Academic journal article International Journal of Criminal Justice Sciences

Severity of Multiple Punishments Deployed by Magistrate and Customary Courts against Common Offences in Botswana: A Comparative Analysis

Academic journal article International Journal of Criminal Justice Sciences

Severity of Multiple Punishments Deployed by Magistrate and Customary Courts against Common Offences in Botswana: A Comparative Analysis

Article excerpt

Introduction

There is growing disquiet amongst sections of the public, the legal community, scholars and international agencies about variability in the standards observed in customary and general courts/western style courts in Botswana (WLSA, 1999; Boko, 2000; Tshosa, 2001). Concerns revolve mainly around trial processes and their outcomes (Ballie, 1969; Kirby, 1985; Boko, 2000) where these courts have concurrent jurisdiction. Customary and general courts apply the same basic law, found mainly in the Penal Code (Brewer, 1974; Sanders, 1985; Fombad, 2004). While there are significant differences in procedure rules governing the trial process in the customary and general courts, there has been some attempt to converge and harmonize them (Brewer, 1973 & 1974). For example the principles underlying some of the rules such as those pertaining to standard of proof required for conviction, are the same. Before the Penal Code became the universal criminal law to be applied by both customary and general courts, the Customary Courts Act (CCA hereafter) was amended in order to align punishments imposed by customary courts with those found in the Penal Code (Brewer, 1973 & 1974). However, major differences between the customary and general system remain at institutional, value and process level despite various attempts at convergence (Malila, 2010, p. 71). It is these differences, which often result in disparities in outcome in comparable cases that generate controversy (Kirby, 1985; Boko, 2000).

This paper considers the problem of variability of practices and standards between the two legal systems from a sentencing perspective. More specifically, it focuses on the comparative severity of multiple punishments imposed by customary and magistrate courts on offenders in relation to selected offences that are triable in either type of court.

Focus of the Study

This study presents results of an investigation that was part of a large study on sentencing outcomes of customary and magistrate courts in two large population centres in Botswana. It was hypothesized that there would be likely to be differences in the way the two types of court deployed multiple punishments and the severity of those punishments. For purposes of comparison, the study focuses on the combinations and severity of punishments deployed against common offences that are triable in both courts.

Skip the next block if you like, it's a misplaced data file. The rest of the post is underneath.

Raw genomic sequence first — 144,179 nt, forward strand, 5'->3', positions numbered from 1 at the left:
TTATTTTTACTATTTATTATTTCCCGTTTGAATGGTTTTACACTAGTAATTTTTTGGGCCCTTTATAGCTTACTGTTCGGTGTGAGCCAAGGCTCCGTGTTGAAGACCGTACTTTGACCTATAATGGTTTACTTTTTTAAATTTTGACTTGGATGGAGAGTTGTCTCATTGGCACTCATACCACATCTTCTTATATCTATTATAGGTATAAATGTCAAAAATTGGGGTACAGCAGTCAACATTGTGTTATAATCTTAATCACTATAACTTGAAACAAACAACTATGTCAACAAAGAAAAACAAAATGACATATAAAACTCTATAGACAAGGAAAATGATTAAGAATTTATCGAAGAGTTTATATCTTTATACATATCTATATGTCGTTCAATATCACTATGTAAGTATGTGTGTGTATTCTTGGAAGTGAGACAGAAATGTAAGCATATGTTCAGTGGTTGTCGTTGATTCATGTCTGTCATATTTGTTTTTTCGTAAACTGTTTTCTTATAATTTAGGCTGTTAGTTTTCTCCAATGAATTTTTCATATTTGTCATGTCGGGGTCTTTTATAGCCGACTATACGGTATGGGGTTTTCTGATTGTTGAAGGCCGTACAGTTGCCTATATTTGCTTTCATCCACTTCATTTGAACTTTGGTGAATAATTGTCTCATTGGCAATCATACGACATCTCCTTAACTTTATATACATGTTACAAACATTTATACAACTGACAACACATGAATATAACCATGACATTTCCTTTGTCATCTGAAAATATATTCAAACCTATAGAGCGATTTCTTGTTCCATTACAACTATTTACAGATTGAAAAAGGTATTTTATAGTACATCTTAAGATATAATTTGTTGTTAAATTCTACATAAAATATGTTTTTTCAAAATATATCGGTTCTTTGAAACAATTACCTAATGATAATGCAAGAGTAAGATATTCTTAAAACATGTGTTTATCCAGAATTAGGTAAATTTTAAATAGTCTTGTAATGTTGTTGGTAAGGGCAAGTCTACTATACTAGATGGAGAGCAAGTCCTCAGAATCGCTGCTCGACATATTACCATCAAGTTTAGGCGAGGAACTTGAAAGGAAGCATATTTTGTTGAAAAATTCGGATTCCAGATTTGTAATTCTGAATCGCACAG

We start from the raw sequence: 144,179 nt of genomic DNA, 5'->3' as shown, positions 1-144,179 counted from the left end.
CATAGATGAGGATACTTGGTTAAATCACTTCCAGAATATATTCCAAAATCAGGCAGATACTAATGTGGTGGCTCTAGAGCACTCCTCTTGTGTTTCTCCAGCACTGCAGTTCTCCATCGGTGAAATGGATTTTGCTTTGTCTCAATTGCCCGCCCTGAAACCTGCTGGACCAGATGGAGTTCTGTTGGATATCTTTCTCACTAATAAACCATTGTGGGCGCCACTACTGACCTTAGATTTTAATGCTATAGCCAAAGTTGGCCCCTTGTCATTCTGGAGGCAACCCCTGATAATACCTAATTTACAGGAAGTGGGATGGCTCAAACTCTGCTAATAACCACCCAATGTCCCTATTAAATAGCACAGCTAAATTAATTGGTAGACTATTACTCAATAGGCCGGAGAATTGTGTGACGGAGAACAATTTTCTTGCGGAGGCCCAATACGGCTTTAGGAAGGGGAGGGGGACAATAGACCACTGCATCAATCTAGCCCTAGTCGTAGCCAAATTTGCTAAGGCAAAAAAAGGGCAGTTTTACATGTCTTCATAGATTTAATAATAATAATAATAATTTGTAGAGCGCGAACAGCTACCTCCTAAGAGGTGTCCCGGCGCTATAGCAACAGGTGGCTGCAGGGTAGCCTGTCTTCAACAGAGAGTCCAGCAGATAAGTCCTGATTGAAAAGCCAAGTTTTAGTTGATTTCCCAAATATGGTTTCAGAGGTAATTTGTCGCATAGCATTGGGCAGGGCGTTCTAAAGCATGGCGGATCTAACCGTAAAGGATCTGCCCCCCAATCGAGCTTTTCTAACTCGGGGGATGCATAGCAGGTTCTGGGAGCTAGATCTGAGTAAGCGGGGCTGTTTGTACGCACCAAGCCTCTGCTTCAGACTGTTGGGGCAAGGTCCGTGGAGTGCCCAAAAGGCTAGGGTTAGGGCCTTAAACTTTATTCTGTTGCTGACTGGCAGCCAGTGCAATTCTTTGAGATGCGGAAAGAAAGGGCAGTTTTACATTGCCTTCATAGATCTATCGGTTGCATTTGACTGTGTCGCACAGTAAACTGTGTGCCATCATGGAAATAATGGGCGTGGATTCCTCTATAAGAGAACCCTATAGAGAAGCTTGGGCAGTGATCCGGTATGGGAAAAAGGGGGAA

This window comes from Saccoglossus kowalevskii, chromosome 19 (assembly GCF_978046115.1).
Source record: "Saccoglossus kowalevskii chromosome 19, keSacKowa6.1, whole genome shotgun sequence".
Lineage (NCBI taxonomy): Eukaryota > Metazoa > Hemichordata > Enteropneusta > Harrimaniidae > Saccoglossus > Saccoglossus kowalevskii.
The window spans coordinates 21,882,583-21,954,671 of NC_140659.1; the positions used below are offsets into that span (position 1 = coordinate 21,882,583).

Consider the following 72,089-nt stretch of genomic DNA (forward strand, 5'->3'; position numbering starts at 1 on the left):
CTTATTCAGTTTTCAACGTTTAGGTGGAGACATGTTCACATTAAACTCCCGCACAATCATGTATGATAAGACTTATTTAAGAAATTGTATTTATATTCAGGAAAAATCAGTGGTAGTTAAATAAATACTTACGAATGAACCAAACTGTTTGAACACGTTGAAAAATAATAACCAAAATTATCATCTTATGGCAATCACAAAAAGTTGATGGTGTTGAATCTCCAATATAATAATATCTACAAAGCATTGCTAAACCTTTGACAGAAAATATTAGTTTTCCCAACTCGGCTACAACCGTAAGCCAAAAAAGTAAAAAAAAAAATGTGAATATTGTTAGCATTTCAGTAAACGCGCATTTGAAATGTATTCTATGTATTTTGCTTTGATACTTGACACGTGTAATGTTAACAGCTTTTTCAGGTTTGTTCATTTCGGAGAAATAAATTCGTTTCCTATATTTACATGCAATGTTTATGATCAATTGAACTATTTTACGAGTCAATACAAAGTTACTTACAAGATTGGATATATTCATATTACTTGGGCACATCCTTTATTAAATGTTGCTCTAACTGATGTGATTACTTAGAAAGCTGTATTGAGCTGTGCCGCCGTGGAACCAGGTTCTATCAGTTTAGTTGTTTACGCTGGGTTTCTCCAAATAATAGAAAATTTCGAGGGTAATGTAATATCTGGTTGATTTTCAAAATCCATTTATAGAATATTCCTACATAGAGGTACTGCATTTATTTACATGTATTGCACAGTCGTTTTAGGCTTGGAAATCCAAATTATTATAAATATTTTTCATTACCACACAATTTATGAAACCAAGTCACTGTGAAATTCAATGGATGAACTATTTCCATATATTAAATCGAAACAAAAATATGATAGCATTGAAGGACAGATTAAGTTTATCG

Hypothesis:

Multiple punishment(s) deployed by customary and magistrate courts against similar categories of offences are generally likely to differ in severity when weighted and compared with each other.

Method

Primary data from which information used in this paper was extracted was gathered by means of a census of recorded criminal cases going back ten years (1991-2001) at the two peri-urban villages of Kanye and Mochudi in the southern part of Botswana. The census yielded a total of 10 024 criminal cases tried before magistrate and customary courts.

Measuring severity of multiple punishments

The task of determining and measuring the relationship between punishment severity and offence seriousness is, on its own, a complex one. But it becomes appreciably more so if it involves and is done in context of cross-systems comparisons as is the case in present study. In view of this, the present section considers measurement of punishment severity and offence seriousness generally, and how it was tackled in present the study, specifically.

Relating Punishment Severity to Offence/ Offence Seriousness

According to von Hirsch (2004, p. 185), while analyses of opinion surveys involving members of the public suggest that it is possible for ordinary people to reach a consensus regarding the comparative seriousness of offences; it is much more difficult to define clearly from a theoretical point of view what offence gravity means. He argues that between the two elements that go to the gravity of the offence, namely culpability of the offender and harmfulness of the conduct, it is often easier to determine the former dimension because substantive law provides some guidance whereas in the case of the latter there is usually no guidance at all. …

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